Next up are the customers. In today’s world, employees now have more information at their fingertips when a customer calls. The CIO should be asking several questions in regards to the DMS bearing on customers. Is there a better understanding of how customers will want to use this data? Does the system provide you with new insights? Both the Sales and the Customer Service organizations will be invaluable allies in helping CIOs tackle this dimension.

Technology is still at the core of major changes in the IT world, and it is more complex today than ever before. Truly understanding all of the interactions a new system will have with existing corporate systems is critical. As CIO, all of the same questions you asked about the new system will need to be asked about the other systems impacted. While implementing a DMS the CIO will want to know how external systems will feed data into the current system and what external systems will consume the data. Security, timeliness, and most importantly, cleanliness are key issues. The CIO must be the source of truth and held accountable to maintaining the system and its data. The collaboration among the CIO’s own team is critical—everyone from security to business analysts must be engaged and involved in the process.

Understanding processes, policies, and procedures may sound very similar; however, each is uniquely different and need a set of questions answered. From a processes perspective, it is all about the end user. This is where workflow must be analyzed and how the information in a DMS is used truly understood. This will also impact company policies—what is the retention policy for your document management system? The CIO will want to involve the company’s Legal team and others in-house functions managing record retention early on in the change process. Their guidance can have a huge impact on how the DMS is implemented and its requirements. The procedures around a DMS will define how the system is maintained and what happens after go-live. The CIO needs to know who is accountable at each step of the process, and more importantly, ensure resources are available to make sure the system is sustainable.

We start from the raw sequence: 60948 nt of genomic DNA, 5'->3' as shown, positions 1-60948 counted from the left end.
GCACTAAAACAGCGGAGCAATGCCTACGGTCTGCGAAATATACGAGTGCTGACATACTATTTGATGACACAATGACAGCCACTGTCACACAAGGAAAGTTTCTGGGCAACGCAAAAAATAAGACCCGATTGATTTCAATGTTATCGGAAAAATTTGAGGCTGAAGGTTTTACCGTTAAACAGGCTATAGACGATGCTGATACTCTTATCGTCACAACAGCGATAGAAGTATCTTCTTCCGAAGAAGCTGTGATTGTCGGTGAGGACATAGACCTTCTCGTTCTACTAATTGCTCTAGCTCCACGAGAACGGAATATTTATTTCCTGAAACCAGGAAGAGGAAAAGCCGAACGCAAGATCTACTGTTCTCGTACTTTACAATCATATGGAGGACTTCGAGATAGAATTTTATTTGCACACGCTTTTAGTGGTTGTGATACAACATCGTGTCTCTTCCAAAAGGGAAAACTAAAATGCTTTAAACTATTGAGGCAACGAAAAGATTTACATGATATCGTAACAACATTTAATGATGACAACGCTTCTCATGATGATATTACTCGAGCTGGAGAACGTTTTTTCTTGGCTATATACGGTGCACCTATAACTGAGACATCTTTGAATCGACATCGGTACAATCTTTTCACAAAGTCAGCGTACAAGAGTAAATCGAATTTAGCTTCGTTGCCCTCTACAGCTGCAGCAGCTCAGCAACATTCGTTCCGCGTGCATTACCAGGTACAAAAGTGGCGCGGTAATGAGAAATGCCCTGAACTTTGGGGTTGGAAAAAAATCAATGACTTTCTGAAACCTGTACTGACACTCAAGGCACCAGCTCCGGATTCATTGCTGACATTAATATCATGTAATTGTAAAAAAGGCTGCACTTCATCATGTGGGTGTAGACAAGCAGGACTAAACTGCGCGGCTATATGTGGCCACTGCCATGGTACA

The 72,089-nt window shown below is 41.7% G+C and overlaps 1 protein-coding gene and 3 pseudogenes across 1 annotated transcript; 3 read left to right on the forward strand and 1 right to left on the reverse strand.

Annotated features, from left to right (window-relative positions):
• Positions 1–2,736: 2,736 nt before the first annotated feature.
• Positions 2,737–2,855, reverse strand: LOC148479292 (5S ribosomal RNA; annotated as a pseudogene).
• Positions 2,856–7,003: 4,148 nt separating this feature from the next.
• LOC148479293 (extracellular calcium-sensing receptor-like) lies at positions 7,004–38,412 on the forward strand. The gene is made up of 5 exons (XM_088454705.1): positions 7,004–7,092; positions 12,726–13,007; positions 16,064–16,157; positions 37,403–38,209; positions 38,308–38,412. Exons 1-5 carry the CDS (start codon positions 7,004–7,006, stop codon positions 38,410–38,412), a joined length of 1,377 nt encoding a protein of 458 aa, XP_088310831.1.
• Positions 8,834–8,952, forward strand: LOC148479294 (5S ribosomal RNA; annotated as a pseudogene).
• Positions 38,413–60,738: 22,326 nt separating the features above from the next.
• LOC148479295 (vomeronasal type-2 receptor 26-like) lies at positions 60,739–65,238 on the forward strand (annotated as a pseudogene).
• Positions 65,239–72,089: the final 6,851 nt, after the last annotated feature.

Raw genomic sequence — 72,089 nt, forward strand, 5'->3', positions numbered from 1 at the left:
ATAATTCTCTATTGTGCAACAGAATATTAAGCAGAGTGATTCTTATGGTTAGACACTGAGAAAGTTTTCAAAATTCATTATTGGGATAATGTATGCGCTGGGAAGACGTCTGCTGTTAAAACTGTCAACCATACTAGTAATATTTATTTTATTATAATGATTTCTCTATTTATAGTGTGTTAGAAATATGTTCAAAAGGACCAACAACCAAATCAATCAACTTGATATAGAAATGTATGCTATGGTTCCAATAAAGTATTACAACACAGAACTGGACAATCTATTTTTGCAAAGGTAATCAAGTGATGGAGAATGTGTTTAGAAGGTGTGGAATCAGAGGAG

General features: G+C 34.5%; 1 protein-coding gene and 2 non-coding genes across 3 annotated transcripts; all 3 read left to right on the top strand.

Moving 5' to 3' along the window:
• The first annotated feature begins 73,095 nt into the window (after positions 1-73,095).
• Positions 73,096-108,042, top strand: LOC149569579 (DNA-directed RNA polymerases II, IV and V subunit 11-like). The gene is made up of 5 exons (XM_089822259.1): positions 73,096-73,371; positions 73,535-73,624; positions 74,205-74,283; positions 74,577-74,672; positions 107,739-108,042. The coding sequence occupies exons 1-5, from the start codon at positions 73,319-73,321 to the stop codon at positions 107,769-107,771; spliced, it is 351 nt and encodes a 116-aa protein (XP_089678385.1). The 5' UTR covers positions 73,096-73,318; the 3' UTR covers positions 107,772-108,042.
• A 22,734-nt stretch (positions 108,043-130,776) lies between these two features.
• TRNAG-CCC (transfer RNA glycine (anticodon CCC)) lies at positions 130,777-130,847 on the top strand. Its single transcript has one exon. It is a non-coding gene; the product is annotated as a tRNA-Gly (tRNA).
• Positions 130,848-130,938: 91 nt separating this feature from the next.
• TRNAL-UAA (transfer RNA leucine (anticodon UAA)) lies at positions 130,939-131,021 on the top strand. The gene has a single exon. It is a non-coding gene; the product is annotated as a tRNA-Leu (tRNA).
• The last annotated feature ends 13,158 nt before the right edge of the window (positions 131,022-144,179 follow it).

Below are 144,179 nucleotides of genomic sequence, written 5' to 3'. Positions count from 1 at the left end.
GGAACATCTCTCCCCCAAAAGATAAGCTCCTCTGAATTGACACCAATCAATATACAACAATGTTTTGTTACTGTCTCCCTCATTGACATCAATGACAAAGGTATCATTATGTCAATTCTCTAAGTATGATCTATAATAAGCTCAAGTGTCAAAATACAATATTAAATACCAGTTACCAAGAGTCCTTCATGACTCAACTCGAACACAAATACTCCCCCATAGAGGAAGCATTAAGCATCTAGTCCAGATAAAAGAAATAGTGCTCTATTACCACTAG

Customers were mentioned in an earlier perspective, but it was the CIO’s view of them. Consideration needs to be given to how customers will view the company’s new DMS capabilities. Will customers want to integrate with the new system? Will they want new services, reports or information? All of these questions can lead to great value for the organization, but they can also create chaos if the CIO and the information technology team are not ready to handle what customers are asking for.

DMS have evolved significantly over the past 20 years and so have corporations and the technology around them. Implementing new systems can provide great value or can create a tremendous amount of confusion and pain. If the CIO can build a strong team that collaborates across the organization; they can deliver on their promise of providing value. The technology has become the easy part—it is the transformational change that will challenge information technology teams, yet bring them significant success if managed properly.